Peak push

“Push notifications can feel intrusive and I suspect many complaints about the editorial choices for push alerts are triggered by annoyance at being interrupted rather than their subject matter.”

Wake up in the morning to several screens worth of push notifications. Your shopping is on its way, your friend in a different time zone has WhatsApped you, someone liked your Instagram picture, someone else has gone live on Facebook, one or more news organizations are warning that we may or may not be on the brink of nuclear war.

Yes, it’s a great way to quickly see what’s been going on while you’ve been asleep without having to open loads of apps. But it also can feel overwhelming as the incoming tide of alerts continues throughout the day. (Studies suggest that on average people receive 60 notifications on their phones a day — mostly from social and messaging apps.)

Newsrooms are sending out more and more push notifications because they see results — i.e., people tap through to their apps. But there’s also a bit of a backlash, with some columnists recommending people switch them off and get on with their lives.

As more and more pushes are sent, the big challenges for apps in 2018 are to find ways to break through on people’s screens, fit into their lives (rather than intrude in them) and be of value. Mobile users, on the other hand, may be wondering how to declutter their screens and actually get to the stuff they want.

The answers usually given are personalization and audience segmentation. But that tends to mean either forcing readers to tick a lot of boxes or making assumptions about what they want based on their behavior or location.

Both can be effective but have limitations, as described in more detail in this excellent Tow Center report. How much legwork should we expect an average news consumer to do? Does sending me what I want really mean I can get push alerts on all the topics I’m interested in when I want them? (That could lead to some big scalability issues and even more noise.)

As far as I can see, no one has yet found the holy grail.

More seriously, personalization doesn’t yet solve the problem of interrupting (or distracting) subscribers at inopportune moments. Push notifications can feel intrusive and I suspect many complaints about the editorial choices for push alerts are triggered by annoyance at being interrupted rather than their subject matter. News apps need to find better ways to use contextual signals from a device to take into account not only relevance but also time of day and location/activity, and to balance that with the urgency and or importance of the push alert.

Add to that the introduction of audio notifications for voice-controlled home speakers and it may be that the best platform for an alert isn’t always the mobile screen. Machine learning should help us decide what the best channel for a news notification is at any given time.

Mobile push alerts are not going away — they can be a valuable form of journalism and in many cases a service in their own right. I hope that in 2018 we see more writers thinking about rewarding storytelling made for the lock screen.

Nathalie Malinarich is the mobile and new formats editor for BBC News.

Imaeyen Ibanga   Longform video leads the way

Jessica Parker Gilbert   Design connects storytelling and strategy

Renée Kaplan   The year of quiet adjustments (shhh)

Almar Latour   Conquering calm

Sam Ford   The year of investing in processes

Lanre Akinola   Making noise is not a strategy

Craig Newmark   Working together toward sustainable solutions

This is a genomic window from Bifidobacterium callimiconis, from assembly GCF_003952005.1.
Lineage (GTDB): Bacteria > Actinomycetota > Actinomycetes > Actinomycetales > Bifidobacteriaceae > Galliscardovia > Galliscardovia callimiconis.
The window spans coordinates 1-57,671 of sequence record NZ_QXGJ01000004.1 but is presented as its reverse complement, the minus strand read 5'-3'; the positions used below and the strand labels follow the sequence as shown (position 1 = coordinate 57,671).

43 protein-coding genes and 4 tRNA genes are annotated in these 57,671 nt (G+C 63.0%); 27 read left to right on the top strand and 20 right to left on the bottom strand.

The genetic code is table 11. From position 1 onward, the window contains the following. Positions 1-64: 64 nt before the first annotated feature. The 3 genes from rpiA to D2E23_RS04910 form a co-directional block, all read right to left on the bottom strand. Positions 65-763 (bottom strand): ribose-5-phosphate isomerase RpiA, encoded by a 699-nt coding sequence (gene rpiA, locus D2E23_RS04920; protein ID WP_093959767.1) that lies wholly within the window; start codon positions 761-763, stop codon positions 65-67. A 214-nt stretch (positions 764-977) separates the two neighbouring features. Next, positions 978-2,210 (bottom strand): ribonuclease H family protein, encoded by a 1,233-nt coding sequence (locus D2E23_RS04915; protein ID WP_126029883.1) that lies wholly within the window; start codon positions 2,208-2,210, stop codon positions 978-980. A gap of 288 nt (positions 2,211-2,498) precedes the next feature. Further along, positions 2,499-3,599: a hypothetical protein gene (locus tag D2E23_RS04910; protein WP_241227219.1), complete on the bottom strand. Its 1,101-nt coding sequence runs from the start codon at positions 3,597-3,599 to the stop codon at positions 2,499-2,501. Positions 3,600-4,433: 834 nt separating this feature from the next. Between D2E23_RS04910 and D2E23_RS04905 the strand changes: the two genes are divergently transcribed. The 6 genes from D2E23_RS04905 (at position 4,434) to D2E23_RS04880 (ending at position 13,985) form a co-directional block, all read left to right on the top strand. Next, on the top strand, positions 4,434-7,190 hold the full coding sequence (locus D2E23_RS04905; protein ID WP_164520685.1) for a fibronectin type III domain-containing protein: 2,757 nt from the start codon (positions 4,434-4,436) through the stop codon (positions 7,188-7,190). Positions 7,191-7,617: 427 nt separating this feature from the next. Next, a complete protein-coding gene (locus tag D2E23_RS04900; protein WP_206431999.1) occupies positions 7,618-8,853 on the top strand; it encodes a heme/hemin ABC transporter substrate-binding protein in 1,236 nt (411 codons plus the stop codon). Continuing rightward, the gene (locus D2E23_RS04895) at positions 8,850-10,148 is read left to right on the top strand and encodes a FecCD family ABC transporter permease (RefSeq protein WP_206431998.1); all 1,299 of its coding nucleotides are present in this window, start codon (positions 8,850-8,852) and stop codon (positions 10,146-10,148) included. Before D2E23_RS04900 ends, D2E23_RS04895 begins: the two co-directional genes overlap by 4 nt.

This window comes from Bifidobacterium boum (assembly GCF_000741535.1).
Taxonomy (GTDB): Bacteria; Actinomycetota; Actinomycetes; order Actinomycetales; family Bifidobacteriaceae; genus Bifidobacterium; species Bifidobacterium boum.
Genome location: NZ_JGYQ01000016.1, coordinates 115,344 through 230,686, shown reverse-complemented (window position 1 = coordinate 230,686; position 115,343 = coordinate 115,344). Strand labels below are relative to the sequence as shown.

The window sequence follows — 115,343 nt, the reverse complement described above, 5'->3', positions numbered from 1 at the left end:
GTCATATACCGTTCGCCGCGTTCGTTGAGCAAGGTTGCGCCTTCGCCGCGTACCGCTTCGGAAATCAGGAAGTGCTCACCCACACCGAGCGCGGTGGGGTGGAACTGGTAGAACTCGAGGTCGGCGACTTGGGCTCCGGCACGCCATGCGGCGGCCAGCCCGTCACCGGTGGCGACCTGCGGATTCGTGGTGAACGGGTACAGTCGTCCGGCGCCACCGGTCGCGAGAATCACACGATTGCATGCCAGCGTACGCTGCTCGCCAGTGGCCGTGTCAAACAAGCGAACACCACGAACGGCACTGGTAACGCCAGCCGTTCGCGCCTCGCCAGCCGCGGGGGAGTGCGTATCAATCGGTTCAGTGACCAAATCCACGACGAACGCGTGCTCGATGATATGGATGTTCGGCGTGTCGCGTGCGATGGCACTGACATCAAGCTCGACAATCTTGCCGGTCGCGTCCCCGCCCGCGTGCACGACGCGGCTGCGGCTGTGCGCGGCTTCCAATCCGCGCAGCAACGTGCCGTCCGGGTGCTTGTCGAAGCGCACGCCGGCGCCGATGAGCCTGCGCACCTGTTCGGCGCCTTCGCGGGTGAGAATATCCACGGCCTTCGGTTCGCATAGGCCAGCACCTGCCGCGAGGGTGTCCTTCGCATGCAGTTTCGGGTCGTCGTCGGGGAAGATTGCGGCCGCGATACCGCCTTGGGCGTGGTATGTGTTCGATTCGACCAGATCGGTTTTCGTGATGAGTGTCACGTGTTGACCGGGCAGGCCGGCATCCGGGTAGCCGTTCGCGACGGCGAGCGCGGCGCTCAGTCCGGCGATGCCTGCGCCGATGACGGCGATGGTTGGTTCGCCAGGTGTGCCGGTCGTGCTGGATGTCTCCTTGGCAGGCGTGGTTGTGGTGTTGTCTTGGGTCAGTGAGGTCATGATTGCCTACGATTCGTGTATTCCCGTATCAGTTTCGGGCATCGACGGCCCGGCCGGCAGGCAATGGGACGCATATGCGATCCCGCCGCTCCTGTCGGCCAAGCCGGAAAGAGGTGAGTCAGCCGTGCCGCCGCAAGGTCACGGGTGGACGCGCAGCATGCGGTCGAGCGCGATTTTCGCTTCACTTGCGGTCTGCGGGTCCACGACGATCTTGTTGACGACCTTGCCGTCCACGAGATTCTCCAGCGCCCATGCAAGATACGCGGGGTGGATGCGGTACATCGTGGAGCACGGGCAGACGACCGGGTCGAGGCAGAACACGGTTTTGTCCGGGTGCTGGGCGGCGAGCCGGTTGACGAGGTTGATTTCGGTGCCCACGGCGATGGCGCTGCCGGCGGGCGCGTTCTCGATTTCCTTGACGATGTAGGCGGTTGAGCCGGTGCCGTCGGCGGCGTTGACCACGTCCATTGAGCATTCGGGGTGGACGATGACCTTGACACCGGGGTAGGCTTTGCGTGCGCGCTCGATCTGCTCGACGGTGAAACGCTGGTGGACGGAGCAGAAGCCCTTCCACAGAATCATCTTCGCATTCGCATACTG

Mi-Ai Parrish   Blockchain and trust

Doris Truong   Computer vision vs. the Internet vigilantes

Kyle Ellis   Let’s build our way out of this

Lam Thuy Vo   Breaking free from the tyranny of the loudest

Alexios Mantzarlis   Moving fake news research out of the lab

Michael Kuntz   The only pivot that might work

Ernst-Jan Pfauth   Publishing less to give readers more

Heather Bryant   Building the ecosystems for collaboration

C.W. Anderson   The social media apocalypse

Umbreen Bhatti   The trust problem isn’t new

Mandy Velez   texting is lit rn, fam

S. Mitra Kalita   The arc of news and audience

Elizabeth Jensen   Show your work

Joanne McNeil   Gatekeeping the gatekeepers

Andrew Losowsky   The year of resilience

Monika Bauerlein   The firehose of falsehood

Edward Roussel   Eyes, ears, and brains

Kawandeep Virdee   Zines had it right all along

Mary Meehan   Real lives are at stake in rural areas

Jesse Holcomb   Information disorder, coming to a congressional district near you

Kinsey Wilson   Facebook and Google: Help out or pay up

Sydette Harry   Listen to your corner and watch for the hook

Brian Lam   Sketchy ethics around product reviews

Christopher Meighan   Passive partnership is in the rearview

Zizi Papacharissi   Women come back

Dannagal G. Young   Stop covering politics as a game

Juleyka Lantigua-Williams   Women of color will reclaim and monetize our time

Pia Frey   Address users as individuals

Eric Nuzum   Beyond the narrative arc

Rodney Gibbs   Tech workers turn to journalism

Luke O'Neil   The end is already here

Joanne Lipman   Journalists inventing revenue streams

Andrew Haeg   The year journalists become relationship builders

Cristina Wilson   The year of the Instagram Story

Mike Caulfield   Refactoring media literacy for the networked age

An Xiao Mina   Memes and visuals come to the fore

Mario García   Storytelling finally adapts to mobile

Valérie Bélair-Gagnon   Seeking trust in fragmented spaces

Lucas Graves   From algorithms to institutions

Dan Newman   A return to trust

Jamie Mottram   From pageviews to t-shirts

Nancy Watzman   Know thy TV

Amy King   Let’s amplify visual voice

Carrie Brown-Smith   Transparency finally takes off

Neha Gandhi   Filler killers

Corey Johnson   The pro-fact resistance

Hossein Derakhshan   Television has won

Francesco Marconi   The year of machine-to-machine journalism

Jared Newman   Venture funding and digital news don’t mix

Matt Thompson   Here come the attention managers